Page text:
Victor Diaz and Xavier Nady both arrived at Mets camp Sunday within a half hour of each other, kicking off one of the club's most interesting storylines of the spring.
With manager Willie Randolph saying both players are "starting from scratch" in his eyes, each will battle over the next six weeks to become the Mets' Opening Day right fielder.
"It's nice," Randolph said. "I look forward to it, man. I love the competition."
Of the pair, Nady was the first to arrive. Acquired from the San Diego Padres in the November trade that returned Mike Cameron to his native centerfield, the 27-year-old Nady comes to the Mets with plenty of promise and high hopes.
He batted .261 with 13 home runs and 43 RBI in 124 games for the NL West champions last season, though coming to the Mets will present him with a chance for his first dose of set everyday duty in the big leagues.
Last year, Nady was asked to play first base, third base and all three outfield positions just to get into the lineup, a recurring theme over his Padres career.
"It's a good opportunity to play, and that's all you can ask for," "It's hard being a younger guy doing the whole utility thing, getting sporadic at-bats. … I just wasn't that comfortable at the plate."
A San Diego resident, Nady bumped into teammate Steve Trachsel shortly after the trade at the Athlete's Edge gym in San Marcos, Calif. Nady and Trachsel became fast workout companions, meeting three times a week for weight training.
"I think he's just hoping to get an opportunity," Trachsel said. "It didn't seem like he ever got a real solid chance in San Diego to show what he can do. I think that's what he's looking forward to most."
But Diaz, 24, also has his eyes set on doubling the 280 at-bats he compiled with the Mets last season, batting .257 with 12 home runs and 38 RBI in 91 games.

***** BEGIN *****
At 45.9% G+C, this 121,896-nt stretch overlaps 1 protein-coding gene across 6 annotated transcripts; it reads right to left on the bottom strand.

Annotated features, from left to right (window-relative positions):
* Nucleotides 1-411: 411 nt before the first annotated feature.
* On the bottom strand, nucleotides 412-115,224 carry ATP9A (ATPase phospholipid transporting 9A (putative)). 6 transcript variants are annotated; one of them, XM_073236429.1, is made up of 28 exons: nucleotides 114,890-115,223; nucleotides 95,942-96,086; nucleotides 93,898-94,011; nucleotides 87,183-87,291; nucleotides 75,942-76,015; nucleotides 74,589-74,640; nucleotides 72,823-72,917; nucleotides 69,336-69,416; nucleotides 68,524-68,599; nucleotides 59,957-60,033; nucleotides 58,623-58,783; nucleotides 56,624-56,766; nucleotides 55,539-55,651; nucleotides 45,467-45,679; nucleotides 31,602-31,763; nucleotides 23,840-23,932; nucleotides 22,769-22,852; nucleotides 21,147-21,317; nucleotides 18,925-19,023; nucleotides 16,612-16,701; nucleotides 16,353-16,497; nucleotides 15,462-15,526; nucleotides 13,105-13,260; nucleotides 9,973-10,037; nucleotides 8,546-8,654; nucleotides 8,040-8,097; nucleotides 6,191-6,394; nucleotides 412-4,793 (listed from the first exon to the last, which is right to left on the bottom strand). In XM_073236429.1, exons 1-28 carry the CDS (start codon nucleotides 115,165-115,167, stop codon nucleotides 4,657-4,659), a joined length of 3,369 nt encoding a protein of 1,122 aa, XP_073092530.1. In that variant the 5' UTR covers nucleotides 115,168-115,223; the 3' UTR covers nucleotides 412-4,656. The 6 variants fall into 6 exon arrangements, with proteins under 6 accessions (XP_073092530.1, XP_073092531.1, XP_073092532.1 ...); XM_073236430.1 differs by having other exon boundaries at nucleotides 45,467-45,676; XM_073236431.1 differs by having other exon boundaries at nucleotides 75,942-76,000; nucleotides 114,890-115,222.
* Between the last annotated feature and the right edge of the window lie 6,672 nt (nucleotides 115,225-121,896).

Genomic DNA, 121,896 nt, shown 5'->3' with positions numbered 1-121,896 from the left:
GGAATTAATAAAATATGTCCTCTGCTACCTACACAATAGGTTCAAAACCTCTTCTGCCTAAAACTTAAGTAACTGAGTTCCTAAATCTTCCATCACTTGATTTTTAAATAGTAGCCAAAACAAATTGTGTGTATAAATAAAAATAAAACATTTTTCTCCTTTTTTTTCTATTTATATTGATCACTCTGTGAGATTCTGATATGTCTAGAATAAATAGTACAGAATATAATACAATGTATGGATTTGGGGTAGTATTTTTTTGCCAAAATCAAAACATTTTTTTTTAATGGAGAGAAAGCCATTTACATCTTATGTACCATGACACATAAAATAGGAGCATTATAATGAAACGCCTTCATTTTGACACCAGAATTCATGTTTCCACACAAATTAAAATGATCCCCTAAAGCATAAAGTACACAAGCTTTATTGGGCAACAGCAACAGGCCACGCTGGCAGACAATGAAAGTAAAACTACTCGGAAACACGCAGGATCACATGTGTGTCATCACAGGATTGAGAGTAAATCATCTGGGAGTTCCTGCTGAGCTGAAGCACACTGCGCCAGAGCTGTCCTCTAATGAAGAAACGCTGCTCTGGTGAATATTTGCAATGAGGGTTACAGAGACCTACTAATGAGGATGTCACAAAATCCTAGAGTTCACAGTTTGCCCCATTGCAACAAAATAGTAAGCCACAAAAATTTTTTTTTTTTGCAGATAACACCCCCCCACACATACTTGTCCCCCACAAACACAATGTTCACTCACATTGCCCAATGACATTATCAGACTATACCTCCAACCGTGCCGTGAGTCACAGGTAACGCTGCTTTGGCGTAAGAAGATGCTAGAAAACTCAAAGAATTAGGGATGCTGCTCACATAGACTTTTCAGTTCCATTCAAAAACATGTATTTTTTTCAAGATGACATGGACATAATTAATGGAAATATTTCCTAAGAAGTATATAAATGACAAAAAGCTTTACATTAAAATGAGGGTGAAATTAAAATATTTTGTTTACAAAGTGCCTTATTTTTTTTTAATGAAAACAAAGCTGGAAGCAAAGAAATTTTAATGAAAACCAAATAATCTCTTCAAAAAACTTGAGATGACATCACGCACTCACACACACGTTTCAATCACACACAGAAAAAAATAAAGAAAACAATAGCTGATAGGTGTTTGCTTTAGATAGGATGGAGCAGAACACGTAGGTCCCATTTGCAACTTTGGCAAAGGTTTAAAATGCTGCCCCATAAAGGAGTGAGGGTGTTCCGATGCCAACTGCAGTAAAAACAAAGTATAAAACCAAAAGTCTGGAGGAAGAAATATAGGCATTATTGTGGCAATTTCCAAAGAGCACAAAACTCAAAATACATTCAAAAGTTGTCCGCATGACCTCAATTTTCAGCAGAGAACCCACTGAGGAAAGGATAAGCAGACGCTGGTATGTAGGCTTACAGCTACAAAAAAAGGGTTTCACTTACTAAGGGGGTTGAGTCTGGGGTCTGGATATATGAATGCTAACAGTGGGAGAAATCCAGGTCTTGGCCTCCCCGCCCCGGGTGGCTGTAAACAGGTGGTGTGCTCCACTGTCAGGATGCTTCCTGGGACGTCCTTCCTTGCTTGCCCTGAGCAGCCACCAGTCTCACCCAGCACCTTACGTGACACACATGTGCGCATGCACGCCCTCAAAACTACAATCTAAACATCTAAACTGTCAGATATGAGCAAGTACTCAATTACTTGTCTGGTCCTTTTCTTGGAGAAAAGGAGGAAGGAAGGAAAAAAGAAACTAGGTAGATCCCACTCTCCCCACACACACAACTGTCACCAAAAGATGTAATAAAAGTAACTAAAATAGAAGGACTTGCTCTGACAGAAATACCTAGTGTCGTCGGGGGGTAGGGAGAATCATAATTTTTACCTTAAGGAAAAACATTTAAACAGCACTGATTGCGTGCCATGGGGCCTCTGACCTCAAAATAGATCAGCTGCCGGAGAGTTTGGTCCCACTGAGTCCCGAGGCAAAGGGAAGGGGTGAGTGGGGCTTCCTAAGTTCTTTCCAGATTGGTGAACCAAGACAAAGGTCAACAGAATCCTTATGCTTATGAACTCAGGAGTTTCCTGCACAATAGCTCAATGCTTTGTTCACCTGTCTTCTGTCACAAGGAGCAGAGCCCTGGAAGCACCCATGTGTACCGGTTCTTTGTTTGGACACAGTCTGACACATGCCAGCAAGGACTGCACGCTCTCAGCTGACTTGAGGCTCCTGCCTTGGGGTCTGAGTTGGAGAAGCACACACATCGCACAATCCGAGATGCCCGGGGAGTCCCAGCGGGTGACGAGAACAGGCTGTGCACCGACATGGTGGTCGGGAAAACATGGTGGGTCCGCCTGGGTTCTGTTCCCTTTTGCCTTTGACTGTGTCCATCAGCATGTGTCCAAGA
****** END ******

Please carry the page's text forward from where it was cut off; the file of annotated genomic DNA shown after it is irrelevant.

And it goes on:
Diaz was the Mets' everyday right fielder when Cameron missed time in April for surgery and then again after his season-ending collision with Carlos Beltran in August.
Also appearing briefly in left field, Diaz showed flashes of promise, but struck out 82 times in 280 at-bats and had trouble in the field and on the bases. That led Randolph to say Sunday he hoped Diaz would understand the need to be "multi-faceted."
"I just wanted it a little too much," Diaz said.
Diaz performed well in the Dominican Winter League, hitting .444 in eight playoff games. Speaking often with teammate Miguel Tejada, Diaz said he learned to become more disciplined at the plate and a better hitter with runners in scoring position.
He said he is not concerned with simply making it to New York with the team. "That's not even a thought to me anymore," Diaz said. "I just want to play."
Both players seemed at ease with each other, chatting near the batting cage and remaining in good spirits. Clearly, this will not be a fight to the death – more like a friendly competition.
Helping that aura is the fact that Randolph said playing time would not be an issue. The manager said each player is being given a fair shake as Spring Training opens, and the upcoming World Baseball Classic will thin the Mets' camp a little, allowing more at-bats for both players.
"Both of them look great," Randolph said.
Back in action: Mets closer Billy Wagner was back in camp Sunday, throwing a bullpen session. Wagner left camp Saturday with flu-like symptoms.
"I slept the whole day and didn't budge," Wagner said.
False alarm: It seems Jose Lima won't be allowed to wear No. 42 with the Mets after all. Lima, 33, was instructed to put his No. 99 jersey on after just one day wearing his new digit.
Baseball universally retired No. 42 for Jackie Robinson in 1997, but Lima was wearing the number before the April 15 ceremony that year and thus was grandfathered in as a player who could continue to wear it.
However, Lima has not worn No. 42 in either of his previous two stints with the Dodgers and Royals, and Major League Baseball has not granted Lima permission to wear it with the Mets.
"At least I tried," Lima said. "I'm not mad. I don't make the decisions."
Parra hurt: Right-handed pitcher Jose Parra, who pitched in 13 games with the Mets in 2004, hit a bump attempting a return engagement with the team.
Parra, 33, was sent to the Hospital for Special Surgery in New York for examination of a right elbow injury that had been bothering him. He pitched last season for Orix in the Japanese League, going 4-2 with a 4.09 ERA in eight games.
Visa delays: There was still no sign of reliever Jorge Julio on Sunday, with his expected arrival hung up in visa problems. Right-hander Anderson Garcia is also being delayed, but the team expects Garcia to report Monday.
Contact Inside Pitch's Bryan Hoch at firstname.lastname@example.org.